The Domestique Critique: Empire of the Laces

Gorgeous cycling shoes made for women are finally here.

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Long have men had the stylish options from Giro in the Empire model. Purple, orange, matte black, glossy gold. ENOUGH. While there are many women with bigger-sized feet who could borrow from the men’s line, how much do they want to be known for wearing men’s shoes? Why are women’s cycling shoes tinted with pinks and pastel purples as though we are all hopping our way to the Easter bunny? Why is it so hard to answer the demand for more style and options? Giro’s release of the Empire W ACC proves that pairing a solid-fitting cycling shoe with a striking, bold design is just smart business. They retail online for $275.00 USD.

IMG_0078 copyMy previous experience with Giro shoes was the Factress and they were on the narrow side, giving me hot spots after longer rides, or even because of weight fluctuations. Asking around, this was quite common with Giro shoes, so if you know, for sure, that you have a flat foot then I might suggest giving another shoe company a try (like Lake or Northwave). Like many people, however, your foot may go flatter when you apply pressure, losing your arch and widening in the toe box. If this is the case, then it might be time to explore the world of laces. Reason being, laced shoes offer more points along your foot for adjustment, whereas Boa systems (twist-to-tighten, cable-and-dial) typically have only two criss-crossing points and buckle systems have only one secure point with up to two Velcro additional points.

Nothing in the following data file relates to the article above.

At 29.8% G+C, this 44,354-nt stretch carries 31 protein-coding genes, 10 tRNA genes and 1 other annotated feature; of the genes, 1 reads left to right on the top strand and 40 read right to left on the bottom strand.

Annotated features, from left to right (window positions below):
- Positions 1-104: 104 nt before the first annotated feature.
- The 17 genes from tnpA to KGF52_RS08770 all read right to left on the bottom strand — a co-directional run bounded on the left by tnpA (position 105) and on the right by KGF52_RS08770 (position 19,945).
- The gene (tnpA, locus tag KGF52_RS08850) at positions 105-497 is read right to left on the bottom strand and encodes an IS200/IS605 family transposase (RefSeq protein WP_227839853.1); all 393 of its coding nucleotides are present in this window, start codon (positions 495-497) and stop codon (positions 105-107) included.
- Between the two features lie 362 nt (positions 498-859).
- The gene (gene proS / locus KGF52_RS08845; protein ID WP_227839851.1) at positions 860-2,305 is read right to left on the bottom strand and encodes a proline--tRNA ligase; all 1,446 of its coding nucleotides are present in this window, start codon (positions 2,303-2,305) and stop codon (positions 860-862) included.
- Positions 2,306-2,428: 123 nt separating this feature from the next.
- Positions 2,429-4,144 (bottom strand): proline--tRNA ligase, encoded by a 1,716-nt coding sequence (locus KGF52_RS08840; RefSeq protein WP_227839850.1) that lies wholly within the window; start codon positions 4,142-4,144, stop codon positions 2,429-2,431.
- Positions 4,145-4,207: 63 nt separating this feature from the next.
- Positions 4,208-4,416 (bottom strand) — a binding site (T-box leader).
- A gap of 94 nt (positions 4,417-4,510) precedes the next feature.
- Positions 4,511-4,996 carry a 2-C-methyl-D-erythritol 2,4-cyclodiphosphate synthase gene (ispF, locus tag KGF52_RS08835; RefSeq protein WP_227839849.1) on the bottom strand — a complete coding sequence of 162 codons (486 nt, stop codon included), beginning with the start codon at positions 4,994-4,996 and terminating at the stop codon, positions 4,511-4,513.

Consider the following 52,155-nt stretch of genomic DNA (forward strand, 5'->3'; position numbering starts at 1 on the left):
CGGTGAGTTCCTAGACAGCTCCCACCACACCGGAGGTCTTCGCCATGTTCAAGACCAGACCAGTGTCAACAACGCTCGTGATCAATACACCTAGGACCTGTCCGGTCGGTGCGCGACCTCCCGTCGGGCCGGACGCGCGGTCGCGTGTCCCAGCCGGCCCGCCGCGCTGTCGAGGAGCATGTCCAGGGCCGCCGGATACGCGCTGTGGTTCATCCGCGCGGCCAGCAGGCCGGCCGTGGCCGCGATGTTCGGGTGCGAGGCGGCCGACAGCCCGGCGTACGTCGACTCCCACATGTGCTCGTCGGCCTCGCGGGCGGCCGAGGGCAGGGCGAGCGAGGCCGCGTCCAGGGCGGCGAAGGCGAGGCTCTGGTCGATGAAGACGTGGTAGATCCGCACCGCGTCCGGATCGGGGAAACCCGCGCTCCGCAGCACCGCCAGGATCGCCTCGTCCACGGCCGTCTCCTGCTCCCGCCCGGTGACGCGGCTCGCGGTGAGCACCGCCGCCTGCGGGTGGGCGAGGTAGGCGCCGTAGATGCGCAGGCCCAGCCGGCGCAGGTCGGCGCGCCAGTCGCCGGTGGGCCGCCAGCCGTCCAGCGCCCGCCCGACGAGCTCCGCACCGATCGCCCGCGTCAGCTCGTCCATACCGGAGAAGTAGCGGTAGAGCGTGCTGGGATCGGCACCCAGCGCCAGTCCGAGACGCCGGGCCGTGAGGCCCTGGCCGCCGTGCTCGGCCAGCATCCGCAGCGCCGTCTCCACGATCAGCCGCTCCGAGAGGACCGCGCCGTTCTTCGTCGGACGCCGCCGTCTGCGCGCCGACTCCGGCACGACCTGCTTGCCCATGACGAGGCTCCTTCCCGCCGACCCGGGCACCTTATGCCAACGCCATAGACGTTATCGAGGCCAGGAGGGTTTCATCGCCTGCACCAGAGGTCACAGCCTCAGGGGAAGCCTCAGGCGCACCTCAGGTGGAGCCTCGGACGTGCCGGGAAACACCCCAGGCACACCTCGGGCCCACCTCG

IMG_0089Giro’s Supernatural Fit Kit, which provides three different arch supports to allow some customization. Rather than build arch support into the outsole of the shoe, Giro allows you to pick the arch support that works best for you. It may take a few rides to determine your favorite. I went with the maximum arch insert, which attaches securely to the underside of the insole with Velcro, but soon changed out entirely for my custom insoles from Foot Balance. (I highly recommend going to a bike fitter to study how your feet work in action to get custom-molded insoles. You’ll thank me later.)